A senior South African Judge has demanded criminal charges against former president Jacob Zuma after he “excused” himself from a corruption commission hearing.
Deputy Chief Justice Raymond Zondo said on Monday he had has asked the secretary of the State Capture Commission he chairs to make a formal criminal complaint against Zuma.
"I decided that the Secretary of the Commission should lay a criminal charge against Zuma with South African Police Service," Zondo said.
The judge added that he would issue a new summons to Zuma to testify before the commission whose proceedings he had walked out of four days earlier.
Zuma had been subpoenaed last week for the second time in more than a year, but his lawyers moved for Zondo to recuse himself over their “close relationship” and the judge’s “bias”. After Zondo ruled in his own favour last Thursday and called a tea break - having also given evidence on his own behalf - Zuma and his team “excused” themselves and walked out.
Zuma's barrister, Senior Counsel Muzi Sikhakhane, said Zuma had made his excuses to the inquiry chair "so that it's not called a walkout or defiance".
But the advocate also told Zondo he had made himself “judge in a dispute that involves yourself” and that his team would make a complaint to the Judicial Services Commission.
Legal experts and commentators have pointed out that Zuma is well-placed to simply stall for time until the March 31 2021 deadline for the commission’s report to President Cyril Ramaphosa.
Franny Rabkin wrote in South Africa's Sunday Times that both the criminal complaint against Zuma and advocate Sikhakhane's request for a review of Zondo's ruling against his recusal could take months to resolve - with potential appeals to follow.
"A breach of the summons does not authorise the arrest of Zuma in order to ensure his attendance at the commission," Rabkin stressed. "If an interdict is sought, and the former president loses, the commission may resummons Zuma - and risk being snubbed again."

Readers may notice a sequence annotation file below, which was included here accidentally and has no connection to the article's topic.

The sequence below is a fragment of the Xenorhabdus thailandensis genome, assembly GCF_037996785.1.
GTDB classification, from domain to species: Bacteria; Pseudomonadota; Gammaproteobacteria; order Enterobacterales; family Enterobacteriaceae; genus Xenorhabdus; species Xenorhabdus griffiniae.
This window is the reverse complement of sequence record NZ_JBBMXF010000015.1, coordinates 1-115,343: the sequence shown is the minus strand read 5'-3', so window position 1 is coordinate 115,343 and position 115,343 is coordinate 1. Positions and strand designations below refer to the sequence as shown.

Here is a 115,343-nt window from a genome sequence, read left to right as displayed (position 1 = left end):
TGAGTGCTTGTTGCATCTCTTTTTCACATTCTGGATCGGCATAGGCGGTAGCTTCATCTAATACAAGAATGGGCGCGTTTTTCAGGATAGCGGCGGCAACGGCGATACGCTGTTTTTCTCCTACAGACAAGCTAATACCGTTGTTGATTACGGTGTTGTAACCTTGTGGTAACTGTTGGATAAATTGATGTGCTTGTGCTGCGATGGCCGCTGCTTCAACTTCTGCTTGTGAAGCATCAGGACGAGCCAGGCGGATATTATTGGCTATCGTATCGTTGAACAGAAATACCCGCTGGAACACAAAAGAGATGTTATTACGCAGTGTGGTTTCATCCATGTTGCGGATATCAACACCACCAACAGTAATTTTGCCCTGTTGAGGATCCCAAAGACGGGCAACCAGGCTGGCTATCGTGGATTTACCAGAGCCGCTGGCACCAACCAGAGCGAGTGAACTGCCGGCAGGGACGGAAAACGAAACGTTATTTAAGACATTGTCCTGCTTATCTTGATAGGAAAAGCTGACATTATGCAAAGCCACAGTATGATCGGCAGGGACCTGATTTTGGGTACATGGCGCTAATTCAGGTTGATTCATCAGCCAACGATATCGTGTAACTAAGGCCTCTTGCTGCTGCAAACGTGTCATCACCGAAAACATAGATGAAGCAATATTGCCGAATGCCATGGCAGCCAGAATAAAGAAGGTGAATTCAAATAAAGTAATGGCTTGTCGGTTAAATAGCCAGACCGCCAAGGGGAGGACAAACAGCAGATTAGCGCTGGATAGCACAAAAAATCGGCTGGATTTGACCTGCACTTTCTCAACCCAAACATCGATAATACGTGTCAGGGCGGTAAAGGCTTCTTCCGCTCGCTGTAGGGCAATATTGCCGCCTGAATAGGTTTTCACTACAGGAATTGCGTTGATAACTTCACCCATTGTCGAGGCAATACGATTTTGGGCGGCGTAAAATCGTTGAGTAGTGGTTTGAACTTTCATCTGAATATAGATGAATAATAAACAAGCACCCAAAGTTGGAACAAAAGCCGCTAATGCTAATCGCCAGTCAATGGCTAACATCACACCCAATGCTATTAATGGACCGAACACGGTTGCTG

And advocate Paul Ngobeni said it was inconceivable that Zondo, the second-highest judge in the Constitutional Court, could presume to simultaneously act as judge, respondent and witness in the recusal motion.
"How could Zondo, the number two judge in the apex court of this country so horribly miss the abecedarian concept that that a judge cannot be, or cannot appear to be, impartial if he has personal
knowledge of evidentiary facts that are in dispute?" Ngobeni asked. "It gets even worse if the judge offers himself as a witness and then proceeds to be a judge in his own case."
The commission of inquiry was ordered by Ramaphosa in 2018 over allegations by former public protector - South Africa's national ombudsman - Thuli Madonsela that Zuma had allowed the state to be "captured" by Indian-born businessmen the Gupta brothers.
The inquiry, which has no powers to convict or lay charges against witnesses, has been in session since August 2018. Several witnesses against Zuma and the Guptas have admitted to their own corruption and perjury before the commission.
Despite criminal investigations separate from the commission, no charges have yet been laid against the Guptas. Meanwhile, older allegations against Zuma of corruption in connection to an arms deal in the 1990s - before he served in the national government - have been revived, only to see the trial make several false starts followed by lengthy adjournments.